CAPRICCIOS & INTERMEZZOS: Nada & Brahms ● Pianist Nada (pn) ● MEII ENTERPRISES ● CATALOG NUMBER 707129224088 (2 CDs: 123:58)

BRAHMS Organ Chorales: No. 7, op. 122, “Herzlich tut mich erfreuen”; No. 3, op. 122, “Herzliebster Jesu.” Klavierstucke, op. 76. Intermezzi, op. 117. Etude No. 1 in f after Frederic Chopin’s op. 25/2. Etude No. 3 in g after J.S. Bach’s “Presto” from Partita no. 1 for solo violin. Hungarian Dances: No. 1 in g; No. 2 in d; No. 3 in F; No. 5 in f#. Theme and Variations in d from the second movement of String Sextet, op. 18. Theme and Variations op. 9 on a theme by Robert Schumann. Sonata No. 2 in f#, op. 2.

This two-CD set with works by Brahms features an exclusive: two of Brahms’s organ chorales transcribed for piano. Pianist Nada, who has become somewhat of a Brahms expert after releasing three other all-Brahms solo piano albums, has adapted all eleven organ chorales to the piano and includes nos. 7 and 3 on this album (a digital release of the complete set may be in the works). Without the grandiosity of the organ—all those extra keyboards and buttons and stops—Pianist Nada has revealed a magical sort of modernity to Brahms’s late work. He seemed to be looking forward to the post-romantic possibilities of keyboard instruments, while writing and composing for an instrument of baroque complexity. And perhaps that is the most accurate way to explain my admiration for this collection of work—Pianist Nada has brought Brahms back to the conversation by drawing from her understanding of his past and his body of work.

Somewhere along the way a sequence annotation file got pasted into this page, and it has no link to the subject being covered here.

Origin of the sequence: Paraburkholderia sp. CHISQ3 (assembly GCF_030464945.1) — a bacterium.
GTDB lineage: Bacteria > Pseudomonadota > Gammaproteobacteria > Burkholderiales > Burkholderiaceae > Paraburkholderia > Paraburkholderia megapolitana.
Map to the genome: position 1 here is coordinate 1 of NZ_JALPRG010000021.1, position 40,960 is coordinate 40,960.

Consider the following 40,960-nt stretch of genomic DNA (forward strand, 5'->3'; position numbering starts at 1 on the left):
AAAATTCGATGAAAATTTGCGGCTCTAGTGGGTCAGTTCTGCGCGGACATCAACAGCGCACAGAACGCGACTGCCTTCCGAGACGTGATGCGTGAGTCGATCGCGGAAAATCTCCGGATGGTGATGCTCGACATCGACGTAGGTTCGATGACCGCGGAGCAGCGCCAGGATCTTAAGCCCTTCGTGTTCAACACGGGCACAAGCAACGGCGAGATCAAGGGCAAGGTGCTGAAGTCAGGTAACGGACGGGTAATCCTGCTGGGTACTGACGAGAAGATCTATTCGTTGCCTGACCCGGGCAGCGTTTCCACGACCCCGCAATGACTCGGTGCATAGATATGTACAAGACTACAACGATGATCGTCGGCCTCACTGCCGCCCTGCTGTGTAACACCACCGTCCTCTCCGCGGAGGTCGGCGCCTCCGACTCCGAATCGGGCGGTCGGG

For most reviewers and classical music aficionados, Brahms is not so unknown or mysterious. His symphonies are widely performed and, indeed, his solo piano work is comparable to that of those other “b” composers, Bach and Beethoven. But for the average listener (like myself), there is so much more to hear from Brahms, so much that truly distinguishes him from his contemporaries, like Chopin or Schumann. Before listening to this album, I had never heard the Intermezzi or Capriccios; I had not heard his Hungarian Dances; and I certainly had not known that he wrote organ chorales. But when I can hear an album, played and performed not simply with skill, but with an emotional understanding that translates into true expression, I am both glad to have the opportunity to learn something new and a little regretful that I had not heard this work sooner.

Pianist Nada has recorded an album that is not only a celebration of Brahms’s artistry, but a true aural delight. The recording itself has limited editing and therefore a very natural (less mixing, minimum reverb) sound that actually brings the listener closer to the performer. I relish this proximity to Pianist Nada, who is unafraid to bring out her own authenticity and unafraid to strip away a bit of the mystery surrounding the composer Brahms. Jacqueline Kharouf